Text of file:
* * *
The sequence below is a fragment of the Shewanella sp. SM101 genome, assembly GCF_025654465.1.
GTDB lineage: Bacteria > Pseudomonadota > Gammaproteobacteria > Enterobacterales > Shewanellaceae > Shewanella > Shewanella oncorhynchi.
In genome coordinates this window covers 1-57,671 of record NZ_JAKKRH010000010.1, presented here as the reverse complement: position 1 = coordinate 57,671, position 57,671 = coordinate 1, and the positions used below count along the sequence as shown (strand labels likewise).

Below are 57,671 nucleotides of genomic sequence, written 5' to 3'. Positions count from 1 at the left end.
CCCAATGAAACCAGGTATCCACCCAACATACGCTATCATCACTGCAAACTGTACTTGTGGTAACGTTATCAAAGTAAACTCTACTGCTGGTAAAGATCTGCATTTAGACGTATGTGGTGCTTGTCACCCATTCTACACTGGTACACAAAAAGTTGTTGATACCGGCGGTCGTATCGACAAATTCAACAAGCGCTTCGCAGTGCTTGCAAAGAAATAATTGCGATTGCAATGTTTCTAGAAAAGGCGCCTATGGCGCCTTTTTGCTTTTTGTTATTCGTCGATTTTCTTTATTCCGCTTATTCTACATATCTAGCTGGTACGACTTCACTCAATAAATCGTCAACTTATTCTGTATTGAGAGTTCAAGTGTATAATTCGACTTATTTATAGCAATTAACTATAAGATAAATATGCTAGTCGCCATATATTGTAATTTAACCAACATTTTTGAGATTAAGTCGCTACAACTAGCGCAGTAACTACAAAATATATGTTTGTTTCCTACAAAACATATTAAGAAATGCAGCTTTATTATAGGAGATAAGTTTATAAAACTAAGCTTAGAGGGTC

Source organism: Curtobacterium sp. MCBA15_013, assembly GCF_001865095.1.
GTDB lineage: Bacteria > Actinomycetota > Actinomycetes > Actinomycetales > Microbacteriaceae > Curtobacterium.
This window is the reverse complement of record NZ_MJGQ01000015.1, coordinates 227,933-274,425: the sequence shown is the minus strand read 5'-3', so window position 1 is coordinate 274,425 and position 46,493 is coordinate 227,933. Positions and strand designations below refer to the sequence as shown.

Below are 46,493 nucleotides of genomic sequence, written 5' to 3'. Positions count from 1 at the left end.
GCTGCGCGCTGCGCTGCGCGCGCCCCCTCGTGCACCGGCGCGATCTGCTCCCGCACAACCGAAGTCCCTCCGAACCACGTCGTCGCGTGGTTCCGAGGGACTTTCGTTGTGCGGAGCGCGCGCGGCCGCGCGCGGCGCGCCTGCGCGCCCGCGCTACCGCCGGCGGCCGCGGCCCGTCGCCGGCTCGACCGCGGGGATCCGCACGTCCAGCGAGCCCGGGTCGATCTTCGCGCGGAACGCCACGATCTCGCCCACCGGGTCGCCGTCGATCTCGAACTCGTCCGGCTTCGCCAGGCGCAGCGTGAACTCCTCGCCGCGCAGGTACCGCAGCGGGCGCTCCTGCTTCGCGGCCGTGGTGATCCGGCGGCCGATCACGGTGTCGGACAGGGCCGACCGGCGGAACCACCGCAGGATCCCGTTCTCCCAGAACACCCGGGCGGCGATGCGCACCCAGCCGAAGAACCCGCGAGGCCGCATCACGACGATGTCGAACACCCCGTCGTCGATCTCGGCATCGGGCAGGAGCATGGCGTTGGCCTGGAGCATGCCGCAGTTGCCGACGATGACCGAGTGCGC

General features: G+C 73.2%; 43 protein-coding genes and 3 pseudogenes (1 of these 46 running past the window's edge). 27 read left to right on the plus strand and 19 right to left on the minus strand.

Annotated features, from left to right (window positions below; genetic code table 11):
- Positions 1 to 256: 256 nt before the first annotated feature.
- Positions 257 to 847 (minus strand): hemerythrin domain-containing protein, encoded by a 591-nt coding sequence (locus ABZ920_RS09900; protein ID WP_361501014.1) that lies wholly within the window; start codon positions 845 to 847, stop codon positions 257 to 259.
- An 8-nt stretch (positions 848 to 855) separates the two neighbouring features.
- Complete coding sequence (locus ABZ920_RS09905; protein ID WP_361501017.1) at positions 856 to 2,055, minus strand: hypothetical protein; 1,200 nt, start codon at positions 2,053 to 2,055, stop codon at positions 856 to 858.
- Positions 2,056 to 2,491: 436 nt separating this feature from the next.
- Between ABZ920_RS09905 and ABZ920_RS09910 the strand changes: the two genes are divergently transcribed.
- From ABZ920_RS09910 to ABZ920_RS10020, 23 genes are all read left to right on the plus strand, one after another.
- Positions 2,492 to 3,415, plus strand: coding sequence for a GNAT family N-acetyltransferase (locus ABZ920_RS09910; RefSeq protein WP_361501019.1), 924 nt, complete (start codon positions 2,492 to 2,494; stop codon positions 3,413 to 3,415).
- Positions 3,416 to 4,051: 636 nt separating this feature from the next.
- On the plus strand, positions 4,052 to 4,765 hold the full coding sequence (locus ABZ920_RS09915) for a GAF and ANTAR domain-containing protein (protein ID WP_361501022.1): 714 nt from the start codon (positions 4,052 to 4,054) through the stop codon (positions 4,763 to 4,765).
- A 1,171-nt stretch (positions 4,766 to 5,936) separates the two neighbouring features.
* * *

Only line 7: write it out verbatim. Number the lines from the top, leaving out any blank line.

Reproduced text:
GTDB lineage: Bacteria > Actinomycetota > Actinomycetes > Actinomycetales > Microbacteriaceae > Curtobacterium.